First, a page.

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Retail Leases

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Retail Leases
The Retails Leases Act 1994 (“the Act”) applies to the leases of retail shops and premises located in a retail shopping centre.

The Act defines a retail shop as a business listed in Schedule 1 of the Act. This includes a wide range of businesses and it’s likely that if you’re engaged in the sale of any goods or services  that your business will fall under the Act.

The Act also applies to a lease of premises in a retail shopping centre. The Act defines a retail shopping centre as:

  • A group of premises where at least five of the premises are retail shops
  • The premises are owned by the same landlord and are,
  • Located in one or more buildings usually joined by a common area.

The Act doesn’t apply to certain retail shops such as retail shops with a square metre area greater than 1000 square metres.

The Act implies a minimum five year term to all leases, unless a certificate is executed by a tenant in the presence of a solicitor waiving their entitlement to a minimum five year term. A minimum five year term under the Act includes both the term of the lease and the term of the option to renew.

The Act does not apply to leases that has a term less than six months.

Disclosure Statement by Landlord before Retail Lease is entered into with Tenant
Before a landlord can advertise a retail shop for lease, the landlord must have:

The landlord is required to give the tenant a landlord’s Disclosure Statement at least seven days before the tenant enters into the lease. The landlord’s Disclosure Statement sets out the essential terms of the lease and any representations made by the landlord or by the landlord’s agent to the tenant. If the premises are in a retail shopping centre, details disclosing trading figures and other matters concerning the operation of the centre must be disclosed to the tenant.

If the landlord fails to provide the landlord’s Disclosure Statement, a tenant may terminate the lease within six months of the lease’s commencement.

A tenant is required under the Act to reply to the landlord’s disclosure statement, setting out any additional matters or corrections to the landlord’s understanding of negotiations as set out in the landlord’s Disclosure Statement.

Security Bonds and Security Deposits
The bond is usually between one to six month’s rent but in most cases is three (3) month’s rent. The bond can be provided in the form of a bank guarantee or cash deposit.

A cash bond must be deposited with the Retail Tenancy Unit for the term of the lease. You don’t earn interest on this money.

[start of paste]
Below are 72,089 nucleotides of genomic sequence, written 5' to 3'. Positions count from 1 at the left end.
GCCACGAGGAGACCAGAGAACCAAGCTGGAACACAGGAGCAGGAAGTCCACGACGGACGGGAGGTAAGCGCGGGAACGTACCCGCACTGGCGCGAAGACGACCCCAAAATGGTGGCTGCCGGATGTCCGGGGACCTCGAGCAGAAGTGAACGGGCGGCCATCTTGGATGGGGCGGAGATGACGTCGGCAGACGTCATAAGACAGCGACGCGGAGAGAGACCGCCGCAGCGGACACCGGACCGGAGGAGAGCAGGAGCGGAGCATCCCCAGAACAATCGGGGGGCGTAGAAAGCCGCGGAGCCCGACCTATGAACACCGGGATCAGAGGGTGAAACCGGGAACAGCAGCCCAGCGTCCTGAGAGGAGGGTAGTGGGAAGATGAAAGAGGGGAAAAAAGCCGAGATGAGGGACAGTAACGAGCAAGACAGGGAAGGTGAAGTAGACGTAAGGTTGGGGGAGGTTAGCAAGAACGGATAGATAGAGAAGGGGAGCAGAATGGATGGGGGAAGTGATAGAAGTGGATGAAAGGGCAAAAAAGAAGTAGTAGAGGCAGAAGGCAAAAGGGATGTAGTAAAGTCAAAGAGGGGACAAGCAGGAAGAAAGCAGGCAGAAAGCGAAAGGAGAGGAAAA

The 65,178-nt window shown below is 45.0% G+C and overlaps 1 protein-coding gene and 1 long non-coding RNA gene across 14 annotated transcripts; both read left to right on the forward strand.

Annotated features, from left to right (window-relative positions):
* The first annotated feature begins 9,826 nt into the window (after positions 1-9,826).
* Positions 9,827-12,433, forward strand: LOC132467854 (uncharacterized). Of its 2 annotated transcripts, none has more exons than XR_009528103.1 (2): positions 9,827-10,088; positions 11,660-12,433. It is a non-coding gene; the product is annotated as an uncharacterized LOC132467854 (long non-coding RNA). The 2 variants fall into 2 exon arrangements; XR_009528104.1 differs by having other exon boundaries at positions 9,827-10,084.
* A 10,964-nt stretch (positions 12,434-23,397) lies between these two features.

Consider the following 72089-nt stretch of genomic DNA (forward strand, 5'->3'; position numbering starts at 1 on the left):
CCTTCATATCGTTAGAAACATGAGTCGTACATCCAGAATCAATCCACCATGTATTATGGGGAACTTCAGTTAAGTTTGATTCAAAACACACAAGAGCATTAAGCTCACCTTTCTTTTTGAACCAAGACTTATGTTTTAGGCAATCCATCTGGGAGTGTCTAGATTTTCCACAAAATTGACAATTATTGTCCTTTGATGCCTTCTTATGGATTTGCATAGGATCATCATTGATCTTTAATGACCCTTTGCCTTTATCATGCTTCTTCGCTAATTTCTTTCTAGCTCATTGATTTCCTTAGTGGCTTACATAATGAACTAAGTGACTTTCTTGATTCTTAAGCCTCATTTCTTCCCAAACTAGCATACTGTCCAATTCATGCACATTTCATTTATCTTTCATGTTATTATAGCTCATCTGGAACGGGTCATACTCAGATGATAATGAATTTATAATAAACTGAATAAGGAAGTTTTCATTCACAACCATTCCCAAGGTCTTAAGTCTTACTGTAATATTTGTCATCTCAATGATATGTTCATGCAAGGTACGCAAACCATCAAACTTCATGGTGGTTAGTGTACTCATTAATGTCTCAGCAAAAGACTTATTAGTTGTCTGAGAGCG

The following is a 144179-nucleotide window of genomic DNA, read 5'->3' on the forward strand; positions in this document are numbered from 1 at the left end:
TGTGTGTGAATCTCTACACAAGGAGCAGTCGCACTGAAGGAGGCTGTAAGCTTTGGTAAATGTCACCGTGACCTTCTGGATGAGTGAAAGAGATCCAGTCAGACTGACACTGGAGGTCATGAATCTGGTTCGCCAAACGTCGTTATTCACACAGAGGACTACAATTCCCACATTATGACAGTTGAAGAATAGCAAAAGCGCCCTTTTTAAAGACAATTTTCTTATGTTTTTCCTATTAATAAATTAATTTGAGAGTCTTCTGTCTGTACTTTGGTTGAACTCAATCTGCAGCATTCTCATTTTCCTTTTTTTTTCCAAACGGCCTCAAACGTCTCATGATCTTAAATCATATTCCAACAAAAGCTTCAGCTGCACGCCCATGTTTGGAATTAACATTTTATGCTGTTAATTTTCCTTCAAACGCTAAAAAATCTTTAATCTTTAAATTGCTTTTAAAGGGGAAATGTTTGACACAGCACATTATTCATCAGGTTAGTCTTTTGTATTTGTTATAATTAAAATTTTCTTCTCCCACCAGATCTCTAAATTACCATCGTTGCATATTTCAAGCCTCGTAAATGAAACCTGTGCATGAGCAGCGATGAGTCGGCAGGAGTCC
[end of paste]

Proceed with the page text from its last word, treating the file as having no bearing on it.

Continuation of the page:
Fit out Costs
Tenants generally pay the cost of installing shop fixtures, finishes, fittings and equipment. When the lease has ended, the tenant, unless agreed otherwise by the landlord, must remove the fit-out and return the shop to the condition it was in before the lease began. This is called “make good”.

A contribution to the fit-out cost may be negotiated with the landlord. This contribution may be payable as an upfront lump sum amount before the lease begins, or via regular instalments.

Turnover Rent
The Act allows a landlord to charge turnover rent in addition to the base rent. The turnover rent is based on the profitability of the tenant’s business in a given financial year. If you’re getting charged turnover rent, it’s very important that you speak to our Sanford Legal team because there are certain amounts which will need to be excluded from the calculation of turnover rent.

Rent Reviews
There are restrictions on the method and rate of rent reviews for retail leases. Generally, the base rent may only be adjusted on each anniversary of the lease (some exceptions apply). The landlord cannot reserve discretion as to which of the two methods of calculating an annual rent review will apply.

Outgoings are usually charged by a landlord in addition to the rent. However, the rent negotiated can be inclusive of outgoings. Outgoings must directly apply to the premises and include water rates, council rates, insurance and land tax.

Under the Act, non-specific outgoings include, expenses such as cleaning services or plant and equipment provided by a landlord in a retail shopping centre. These must be calculated according to the proportion of the net lettable area occupied by the tenant over the total net lettable area of the shopping centre.

Other Landlord Charges
Landlords of retail shopping centres are allowed to charge other costs incurred such as centre promotion fees, advertising and marketing costs and contribution to sinking funds for capital replacement and maintenance. The landlord can only charge these costs if certain information is provided to the tenant. Tenants should check with our team if they’re being billed for other charges.

Options to Renew and Market Rent Reviews
An option to renew is a right of a tenant to enter into a lease on the same terms as the original lease and for the length of time specified in the option.